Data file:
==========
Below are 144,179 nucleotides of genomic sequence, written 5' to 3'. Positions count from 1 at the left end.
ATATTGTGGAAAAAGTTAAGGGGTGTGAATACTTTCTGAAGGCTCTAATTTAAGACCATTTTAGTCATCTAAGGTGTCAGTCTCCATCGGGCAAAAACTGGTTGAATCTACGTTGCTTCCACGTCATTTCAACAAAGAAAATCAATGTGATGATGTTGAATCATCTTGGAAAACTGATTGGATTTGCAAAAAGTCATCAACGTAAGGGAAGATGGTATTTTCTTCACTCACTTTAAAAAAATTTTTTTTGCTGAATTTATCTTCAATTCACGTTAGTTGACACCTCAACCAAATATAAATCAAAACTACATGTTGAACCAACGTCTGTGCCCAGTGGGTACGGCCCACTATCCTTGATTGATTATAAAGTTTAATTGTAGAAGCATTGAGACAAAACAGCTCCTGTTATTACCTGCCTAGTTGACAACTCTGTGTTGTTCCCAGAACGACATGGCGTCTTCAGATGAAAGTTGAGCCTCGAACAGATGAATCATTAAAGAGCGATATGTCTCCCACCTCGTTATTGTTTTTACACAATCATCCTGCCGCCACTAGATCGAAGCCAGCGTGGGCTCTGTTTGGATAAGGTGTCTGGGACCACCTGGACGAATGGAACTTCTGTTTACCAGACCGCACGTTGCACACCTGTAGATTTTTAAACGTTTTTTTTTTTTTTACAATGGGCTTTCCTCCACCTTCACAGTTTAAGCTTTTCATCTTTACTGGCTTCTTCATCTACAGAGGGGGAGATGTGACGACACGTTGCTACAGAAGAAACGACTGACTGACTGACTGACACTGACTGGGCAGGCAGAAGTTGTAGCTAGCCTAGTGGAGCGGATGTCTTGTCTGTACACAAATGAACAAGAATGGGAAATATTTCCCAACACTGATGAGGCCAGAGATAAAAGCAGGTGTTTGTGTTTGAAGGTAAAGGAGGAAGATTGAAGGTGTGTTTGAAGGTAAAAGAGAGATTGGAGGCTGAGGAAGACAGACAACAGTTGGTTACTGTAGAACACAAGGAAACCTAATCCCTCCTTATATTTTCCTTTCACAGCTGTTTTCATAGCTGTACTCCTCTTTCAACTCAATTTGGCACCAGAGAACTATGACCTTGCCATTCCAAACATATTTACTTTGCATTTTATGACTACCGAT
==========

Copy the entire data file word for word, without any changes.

Below are 144,179 nucleotides of genomic sequence, written 5' to 3'. Positions count from 1 at the left end.
ATATTGTGGAAAAAGTTAAGGGGTGTGAATACTTTCTGAAGGCTCTAATTTAAGACCATTTTAGTCATCTAAGGTGTCAGTCTCCATCGGGCAAAAACTGGTTGAATCTACGTTGCTTCCACGTCATTTCAACAAAGAAAATCAATGTGATGATGTTGAATCATCTTGGAAAACTGATTGGATTTGCAAAAAGTCATCAACGTAAGGGAAGATGGTATTTTCTTCACTCACTTTAAAAAAATTTTTTTTGCTGAATTTATCTTCAATTCACGTTAGTTGACACCTCAACCAAATATAAATCAAAACTACATGTTGAACCAACGTCTGTGCCCAGTGGGTACGGCCCACTATCCTTGATTGATTATAAAGTTTAATTGTAGAAGCATTGAGACAAAACAGCTCCTGTTATTACCTGCCTAGTTGACAACTCTGTGTTGTTCCCAGAACGACATGGCGTCTTCAGATGAAAGTTGAGCCTCGAACAGATGAATCATTAAAGAGCGATATGTCTCCCACCTCGTTATTGTTTTTACACAATCATCCTGCCGCCACTAGATCGAAGCCAGCGTGGGCTCTGTTTGGATAAGGTGTCTGGGACCACCTGGACGAATGGAACTTCTGTTTACCAGACCGCACGTTGCACACCTGTAGATTTTTAAACGTTTTTTTTTTTTTTACAATGGGCTTTCCTCCACCTTCACAGTTTAAGCTTTTCATCTTTACTGGCTTCTTCATCTACAGAGGGGGAGATGTGACGACACGTTGCTACAGAAGAAACGACTGACTGACTGACTGACACTGACTGGGCAGGCAGAAGTTGTAGCTAGCCTAGTGGAGCGGATGTCTTGTCTGTACACAAATGAACAAGAATGGGAAATATTTCCCAACACTGATGAGGCCAGAGATAAAAGCAGGTGTTTGTGTTTGAAGGTAAAGGAGGAAGATTGAAGGTGTGTTTGAAGGTAAAAGAGAGATTGGAGGCTGAGGAAGACAGACAACAGTTGGTTACTGTAGAACACAAGGAAACCTAATCCCTCCTTATATTTTCCTTTCACAGCTGTTTTCATAGCTGTACTCCTCTTTCAACTCAATTTGGCACCAGAGAACTATGACCTTGCCATTCCAAACATATTTACTTTGCATTTTATGACTACCGAT